Why is creating one set of ESG standards the way forward?

Bart Heenk, Dec 2, 2021 3:55:55 PM

Avida International together with Arabesque recently had a roundtable on the pertinent topic of ESG and data reporting. In a blog last week we looked at how quality, consistent ESG data can help Trustee boards make informed strategic decisions. The Roundtable also raised an importance point about the necessity of creating one set of ESG standards which can be applied across all markets. This area will be explored in this blog. 

The current situation  

Currently there is a problem with the alignment between the reporting side of ESG data and the ESG objectives of asset owners. For example, there might be good (but inconsistent) reported data in public markets but a lack of reported data within private markets. This is not helpful for investors with significant investments in private markets, as it means they are unable to set consistent objectives across their entire portfolio.  

This situation is arguably caused by an agency problem which exists within the ESG data market today. This is because the interests of data providers do not always align with asset owners. For example, they might only report what makes them look the best in the markets they are most proficient in and use models with various underlying assumptions to augment this dataset. So how can you ensure consistent reporting across an entire portfolio? 

The solution 

The clear solution to this problem of inconsistency is to create one set of reporting standards which applies to all markets and all companies, public and private. 

Regulation helps in this respect, but generally only covers public markets as far as companies are concerned. So, the crux is to force disclosure down the chain by requiring asset managers and asset owners to report consistently across their investment portfolios, including private market investments. The Task Force on Climate-related Financial Disclosures (TCFD) helpfully requires reporting across an entire portfolio and not just on public markets holdings. This will in turn help to ensure one reliable taxonomy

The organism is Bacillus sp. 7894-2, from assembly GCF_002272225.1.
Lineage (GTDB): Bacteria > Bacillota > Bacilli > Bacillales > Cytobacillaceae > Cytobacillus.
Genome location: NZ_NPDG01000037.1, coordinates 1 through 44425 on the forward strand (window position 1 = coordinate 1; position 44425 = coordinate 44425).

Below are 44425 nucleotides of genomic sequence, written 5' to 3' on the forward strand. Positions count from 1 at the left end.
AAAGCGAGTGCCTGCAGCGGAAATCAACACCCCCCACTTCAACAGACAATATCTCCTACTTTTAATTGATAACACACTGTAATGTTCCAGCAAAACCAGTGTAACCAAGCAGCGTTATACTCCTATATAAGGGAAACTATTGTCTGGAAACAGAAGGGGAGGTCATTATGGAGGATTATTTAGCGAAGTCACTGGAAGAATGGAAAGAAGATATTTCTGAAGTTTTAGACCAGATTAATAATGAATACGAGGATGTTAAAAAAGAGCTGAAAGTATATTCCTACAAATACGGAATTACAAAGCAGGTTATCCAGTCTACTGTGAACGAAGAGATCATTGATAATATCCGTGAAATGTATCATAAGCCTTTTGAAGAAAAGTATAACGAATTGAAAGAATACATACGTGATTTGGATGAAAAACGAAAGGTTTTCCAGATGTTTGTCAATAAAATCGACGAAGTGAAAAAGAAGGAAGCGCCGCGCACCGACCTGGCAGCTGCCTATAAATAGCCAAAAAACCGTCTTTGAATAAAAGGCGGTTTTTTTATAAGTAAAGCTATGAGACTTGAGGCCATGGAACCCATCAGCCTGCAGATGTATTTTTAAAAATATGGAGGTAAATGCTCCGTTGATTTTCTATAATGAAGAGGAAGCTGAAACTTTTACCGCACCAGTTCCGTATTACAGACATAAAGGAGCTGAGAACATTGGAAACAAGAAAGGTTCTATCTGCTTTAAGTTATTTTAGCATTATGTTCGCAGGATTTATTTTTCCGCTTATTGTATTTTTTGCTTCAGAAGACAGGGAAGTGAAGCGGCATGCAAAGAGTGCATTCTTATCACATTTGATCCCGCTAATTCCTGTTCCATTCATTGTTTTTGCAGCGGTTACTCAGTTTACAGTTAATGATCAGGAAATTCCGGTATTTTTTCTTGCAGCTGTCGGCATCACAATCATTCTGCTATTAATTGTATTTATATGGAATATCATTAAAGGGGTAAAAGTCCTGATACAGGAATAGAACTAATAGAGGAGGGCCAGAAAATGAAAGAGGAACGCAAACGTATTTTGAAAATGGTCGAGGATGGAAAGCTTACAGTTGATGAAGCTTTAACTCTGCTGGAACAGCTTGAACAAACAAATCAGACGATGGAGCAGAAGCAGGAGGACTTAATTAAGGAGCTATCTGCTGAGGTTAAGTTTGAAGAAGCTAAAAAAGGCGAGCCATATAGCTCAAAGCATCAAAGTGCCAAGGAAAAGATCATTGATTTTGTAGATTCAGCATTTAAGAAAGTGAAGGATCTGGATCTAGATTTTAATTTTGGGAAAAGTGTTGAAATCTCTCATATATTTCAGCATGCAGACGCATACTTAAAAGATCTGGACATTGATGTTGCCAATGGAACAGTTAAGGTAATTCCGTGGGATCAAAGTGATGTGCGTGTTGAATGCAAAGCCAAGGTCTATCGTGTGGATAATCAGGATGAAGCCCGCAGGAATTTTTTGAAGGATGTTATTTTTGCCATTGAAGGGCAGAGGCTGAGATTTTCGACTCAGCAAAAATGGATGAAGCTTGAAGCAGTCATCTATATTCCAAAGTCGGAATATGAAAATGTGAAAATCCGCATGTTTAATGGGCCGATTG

One of the most positive things out of COP26 (regarding this area) is the creation of the International Sustainability Standards Board (ISSB). The ISSB standards will help to create universal standards for companies to report on factors relating to their ESG impact. This will hopefully pave the way for unified and trusted data reporting, and therefore can only be seen as a good thing.  

Companies must be in control of their data so that information relating to their ESG impact can be scrutinised. This will encourage ownership and accountability over ESG data (and for example show the impact of their business on climate metrics). It will also enable comparison across companies and sectors and show those who have successfully integrated ESG principles into their approach. Finally, a standardised set of reporting metrics will help to solve the agency problem, as data providers will no longer be in control of a company's data (e.g. through untransparent assumptions) and no longer report what they want to report. 

Fundamentally, asset owners can only set objectives across their entire portfolio if they can rely on a consistent set of reliable data! Transparency is once again essential in ensuring asset owners can set broad ESG objectives. This transparency is dependent on the creation of a single set of ESG standards, as it will make sure companies and providers report on a consistent set of criteria. 

The ‘Spotify’ of ESG data? 

Arabesque have designed a free ESG cloud platform based on the ESG data of around 8,000 public companies (plus a growing number of private companies) which provides raw unfiltered data and ratings. The platform also enables companies to disclose data directly on platform and allows engagement between businesses and investors. This amount of data means that investors can concretely see the direction of ESG investing across their entire portfolio in a consistent manner and this in turn allows standardised reporting which can then be used for investment decision making and the setting of strategic sustainability targets. 

If you would like to know more or be put in touch with someone from Arabesque, then please get in touch with us. 

Here is a link to the website of Arabesque's ESG book

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